Explore the various professional, civic and charitable organizations you currently belong to or would like to join, and consider ways you can leverage your affiliation both personally and professionally. For each organization, identify three to five key people whom you most want to get to know and approach them. As you get to know them and learn from them opportunities may develop. It is a known fact that people who affiliate with the same group as you are often more open and trusting as a result of your shared interests.
We know that organizations often tend to be formed around a common goal—supporting medical research, funding the arts, boosting children’s athletic clubs, etc. Even if you have no prior history with the group, once you join an organization, you instantly become a member of the team.
A few ways to start:
- Make a list of all the organizations you belong to and those would you like to join. Think where can I also make a difference and really be a member of the team.
- Identify which organizations offer the highest concentration of potential new clients for your business over time. Be patient and develop the relationships. You may result in a new referral source, a trusted advisor to your board or a new friend.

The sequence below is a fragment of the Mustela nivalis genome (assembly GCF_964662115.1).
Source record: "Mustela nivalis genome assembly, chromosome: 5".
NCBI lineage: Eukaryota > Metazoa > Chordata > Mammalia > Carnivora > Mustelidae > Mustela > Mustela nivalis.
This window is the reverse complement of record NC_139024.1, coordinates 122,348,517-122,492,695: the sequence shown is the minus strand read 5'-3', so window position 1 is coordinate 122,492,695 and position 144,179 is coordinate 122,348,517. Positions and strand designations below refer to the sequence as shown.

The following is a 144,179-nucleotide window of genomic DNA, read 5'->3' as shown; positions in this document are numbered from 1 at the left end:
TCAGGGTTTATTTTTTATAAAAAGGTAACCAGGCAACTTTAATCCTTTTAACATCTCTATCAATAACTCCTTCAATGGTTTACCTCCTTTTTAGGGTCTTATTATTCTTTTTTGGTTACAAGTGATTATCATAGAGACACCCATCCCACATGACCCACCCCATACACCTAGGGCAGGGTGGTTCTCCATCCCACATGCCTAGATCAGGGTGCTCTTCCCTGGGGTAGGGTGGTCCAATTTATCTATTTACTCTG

- Identify key qualified prospects in those organizations. Note any common interests, affiliations, or shared connections that you have with these people. Again, here is where you start adding to your Information bank.
- Invite people in your associations to attend seminars or business events that you are hosting outside of the one you first met at. Help them expand their network.
What is the commitment?
Like many people, you probably already belong to a number of different groups all with different interests, opportunities and possibilities. Identify and commit to participating in organizations, events, programs, etc.
- Contribute content to your organization’s newsletter or website. If your club or organization produces an online newsletter or blog, offer to write a column on topics of interest to your fellow members. Include a short bio of yourself (no more than two or three sentences) that describes what you do and the challenges that you help people solve.
- Talk about current events and topics related to your field. Before and after organizational meetings, pay attention to the conversations around you. When people are talking about the latest headlines, (other than politics) engage them in topics that you both may be interested in learning more about.
I think of the various organizations I belong to and the wonderful friendships and referral opportunities that have resulted which has added tremendously to my networking universe and business. Again this happens over time and with commitment. Nothing happens overnight especially in networking.